On this day (November 11) in 1790, Thomas Baldwin was installed as the pastor of the Second Baptist Church in Boston. Thomas was raised in Canaan, N.H. by his mother and step-father. He was given a good education which he hoped to use in the legal profession. He married and was elected to serve in the state legislature. But then his first-born child died, his heart began to turn to things more spiritual. When in 1780 two Baptist preachers came to Canaan, the Lord revealed to Baldwin the truths of the gospel. A few months later, he left his Protestant roots and was immersed as a testimony and confession of his faith in Christ. When the Baptist church in Canaan invited him to become their shepherd, he accepted. For seven years he faithfully served the Lord and His local congregation without any financial remuneration. During that time, he added evangelism and missionary work to his list of responsibilities, often traveling more than a hundred miles in severe winter weather to carry to the truth to willing and unwilling ears. He also honed his skills in debate and writing. He wrote extensively, and his book on baptism was for some time considered to be one of the better apologies for the truth. When he began his Boston ministry the Lord continued to bless. By the end of 1791, seventy new members had joined, and there were more each year for some time. Thomas Baldwin earned the praise of Baptist leaders on both side of the Atlantic, from Francis Wayland to Andrew Fuller, and perhaps even more to his character, he...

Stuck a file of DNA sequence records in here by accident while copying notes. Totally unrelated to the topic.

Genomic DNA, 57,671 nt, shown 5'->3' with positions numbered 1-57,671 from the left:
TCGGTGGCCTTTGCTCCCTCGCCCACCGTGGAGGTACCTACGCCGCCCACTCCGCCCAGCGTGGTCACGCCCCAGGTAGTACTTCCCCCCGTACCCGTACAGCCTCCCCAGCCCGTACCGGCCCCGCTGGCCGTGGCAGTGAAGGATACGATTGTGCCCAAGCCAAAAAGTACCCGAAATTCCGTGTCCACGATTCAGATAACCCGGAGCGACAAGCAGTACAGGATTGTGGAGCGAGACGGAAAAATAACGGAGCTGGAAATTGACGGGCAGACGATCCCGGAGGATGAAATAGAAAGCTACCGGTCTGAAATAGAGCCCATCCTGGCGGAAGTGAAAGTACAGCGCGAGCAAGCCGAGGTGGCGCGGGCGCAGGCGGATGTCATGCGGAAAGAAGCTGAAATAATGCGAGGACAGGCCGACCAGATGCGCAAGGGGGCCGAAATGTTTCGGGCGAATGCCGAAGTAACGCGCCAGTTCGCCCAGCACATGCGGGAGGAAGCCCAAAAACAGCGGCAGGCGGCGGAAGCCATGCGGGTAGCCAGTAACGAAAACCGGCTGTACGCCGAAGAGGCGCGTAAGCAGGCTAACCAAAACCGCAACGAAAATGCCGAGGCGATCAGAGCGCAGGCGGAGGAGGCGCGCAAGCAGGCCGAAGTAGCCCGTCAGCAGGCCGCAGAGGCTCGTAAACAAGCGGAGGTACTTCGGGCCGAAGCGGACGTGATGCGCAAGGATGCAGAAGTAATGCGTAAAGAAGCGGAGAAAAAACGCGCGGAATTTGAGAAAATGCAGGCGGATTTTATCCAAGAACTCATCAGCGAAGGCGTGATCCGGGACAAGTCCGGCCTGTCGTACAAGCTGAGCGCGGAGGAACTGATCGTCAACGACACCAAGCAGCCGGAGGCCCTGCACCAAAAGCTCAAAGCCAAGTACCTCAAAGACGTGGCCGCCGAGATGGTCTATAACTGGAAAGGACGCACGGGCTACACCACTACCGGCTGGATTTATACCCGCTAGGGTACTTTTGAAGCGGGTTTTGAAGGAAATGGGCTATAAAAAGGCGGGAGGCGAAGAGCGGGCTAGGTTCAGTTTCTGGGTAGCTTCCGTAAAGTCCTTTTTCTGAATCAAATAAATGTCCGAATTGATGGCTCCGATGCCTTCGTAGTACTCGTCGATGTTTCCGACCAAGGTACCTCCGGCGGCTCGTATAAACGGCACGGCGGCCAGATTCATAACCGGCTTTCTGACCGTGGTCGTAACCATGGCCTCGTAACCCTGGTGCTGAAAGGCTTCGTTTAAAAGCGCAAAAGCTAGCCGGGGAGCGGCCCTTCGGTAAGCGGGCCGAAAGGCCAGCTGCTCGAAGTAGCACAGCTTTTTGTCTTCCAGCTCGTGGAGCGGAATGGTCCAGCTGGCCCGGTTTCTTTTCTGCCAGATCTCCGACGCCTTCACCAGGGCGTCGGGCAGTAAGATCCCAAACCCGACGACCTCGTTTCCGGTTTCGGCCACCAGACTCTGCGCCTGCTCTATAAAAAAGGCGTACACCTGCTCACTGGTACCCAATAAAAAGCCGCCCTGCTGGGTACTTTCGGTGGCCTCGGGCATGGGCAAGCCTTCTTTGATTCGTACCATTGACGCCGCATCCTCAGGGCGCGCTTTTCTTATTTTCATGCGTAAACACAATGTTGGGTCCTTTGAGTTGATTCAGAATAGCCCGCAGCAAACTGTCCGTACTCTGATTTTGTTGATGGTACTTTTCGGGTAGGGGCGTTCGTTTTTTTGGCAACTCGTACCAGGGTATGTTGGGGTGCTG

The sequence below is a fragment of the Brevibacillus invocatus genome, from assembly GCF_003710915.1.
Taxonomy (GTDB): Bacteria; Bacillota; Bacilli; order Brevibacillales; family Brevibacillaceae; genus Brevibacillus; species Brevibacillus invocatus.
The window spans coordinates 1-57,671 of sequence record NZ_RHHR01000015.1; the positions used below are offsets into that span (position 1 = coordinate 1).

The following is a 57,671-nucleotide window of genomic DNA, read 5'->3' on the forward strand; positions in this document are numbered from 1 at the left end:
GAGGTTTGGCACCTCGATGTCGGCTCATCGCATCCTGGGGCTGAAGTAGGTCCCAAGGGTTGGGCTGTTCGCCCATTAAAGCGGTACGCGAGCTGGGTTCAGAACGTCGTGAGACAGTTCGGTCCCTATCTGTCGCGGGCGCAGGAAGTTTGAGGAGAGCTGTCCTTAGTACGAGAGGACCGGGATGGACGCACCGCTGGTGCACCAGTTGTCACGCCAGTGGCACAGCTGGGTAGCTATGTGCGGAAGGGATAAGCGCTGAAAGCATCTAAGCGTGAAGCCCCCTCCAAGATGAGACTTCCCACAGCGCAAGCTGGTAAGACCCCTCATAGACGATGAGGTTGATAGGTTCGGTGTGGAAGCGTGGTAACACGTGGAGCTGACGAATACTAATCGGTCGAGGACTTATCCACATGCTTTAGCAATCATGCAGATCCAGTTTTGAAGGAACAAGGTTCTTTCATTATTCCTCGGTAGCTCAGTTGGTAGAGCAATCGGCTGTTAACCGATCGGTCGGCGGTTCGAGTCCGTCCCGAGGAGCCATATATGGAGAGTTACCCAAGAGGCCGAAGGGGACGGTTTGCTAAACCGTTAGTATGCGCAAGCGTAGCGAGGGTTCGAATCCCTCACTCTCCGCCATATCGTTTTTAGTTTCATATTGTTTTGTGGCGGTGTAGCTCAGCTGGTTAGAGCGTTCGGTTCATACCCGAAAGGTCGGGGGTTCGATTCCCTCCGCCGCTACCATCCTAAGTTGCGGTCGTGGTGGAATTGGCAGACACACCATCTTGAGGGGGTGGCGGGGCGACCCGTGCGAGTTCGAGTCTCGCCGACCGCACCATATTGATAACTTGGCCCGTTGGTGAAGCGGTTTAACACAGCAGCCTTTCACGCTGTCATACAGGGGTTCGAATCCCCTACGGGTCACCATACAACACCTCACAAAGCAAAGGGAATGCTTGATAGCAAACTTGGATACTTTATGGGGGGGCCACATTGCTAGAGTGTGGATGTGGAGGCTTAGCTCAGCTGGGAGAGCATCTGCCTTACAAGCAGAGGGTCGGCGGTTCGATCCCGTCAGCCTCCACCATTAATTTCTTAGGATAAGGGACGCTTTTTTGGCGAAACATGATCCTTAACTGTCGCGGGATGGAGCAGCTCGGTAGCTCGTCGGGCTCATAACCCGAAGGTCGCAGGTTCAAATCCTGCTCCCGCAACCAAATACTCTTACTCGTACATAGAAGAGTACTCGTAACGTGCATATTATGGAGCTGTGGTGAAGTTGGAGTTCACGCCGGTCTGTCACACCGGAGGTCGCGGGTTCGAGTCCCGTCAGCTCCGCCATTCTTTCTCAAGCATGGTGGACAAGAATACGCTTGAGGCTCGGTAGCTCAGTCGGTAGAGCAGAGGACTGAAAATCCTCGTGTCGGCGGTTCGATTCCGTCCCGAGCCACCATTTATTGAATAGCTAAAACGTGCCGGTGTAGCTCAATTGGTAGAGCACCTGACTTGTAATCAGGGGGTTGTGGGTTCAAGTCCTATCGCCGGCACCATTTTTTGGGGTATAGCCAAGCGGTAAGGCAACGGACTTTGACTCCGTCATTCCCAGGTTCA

The Proverbs of Solomon – Proverbs 17:3

  How much or how often do you think about Heaven? Young people rarely do, because they have so much earthly life before them – but they should. Older people – those saints who are nearing the end of their earthly lives, may consider it more often. But we should all “Set (our) affection on things above, not on things on the earth. Because Christ, who is our life, shall (soon) appear, then shall (we) also appear with him in glory.” Assuming you do, what do you picture when you think about Heaven? Isn’t most of our thinking primarily speculation, because so little is revealed in the Bible? There is a reason why people sometimes call Heaven “Glory,” with a capital G, as if it is a place. There has never been a place on this corrupted earth which has touched the hem of the glory of Heaven. It is, and forever will be, a place of absolute beauty. And contributing to that beauty will be absolute purity. It is sometimes said that there is no perfect church on earth, because you and I are members. Wouldn’t Heaven be less than Heaven – less than perfect – if we walked into it today? There are things necessary prior to our presentation to God in all His glory. And we can summarize those necessities in the word “purification” and by one definition of “refinement.” In eschatology we are told about periods and events of refinement. We have touched on a couple of these recently. As I suggested last Sunday, the purpose of the Tribulation – “Jacob’s Trouble” – will be...

Eschatological Absolutes – Jacob’s Trouble – Matthew 24:15-31; Jeremiah 30:1-11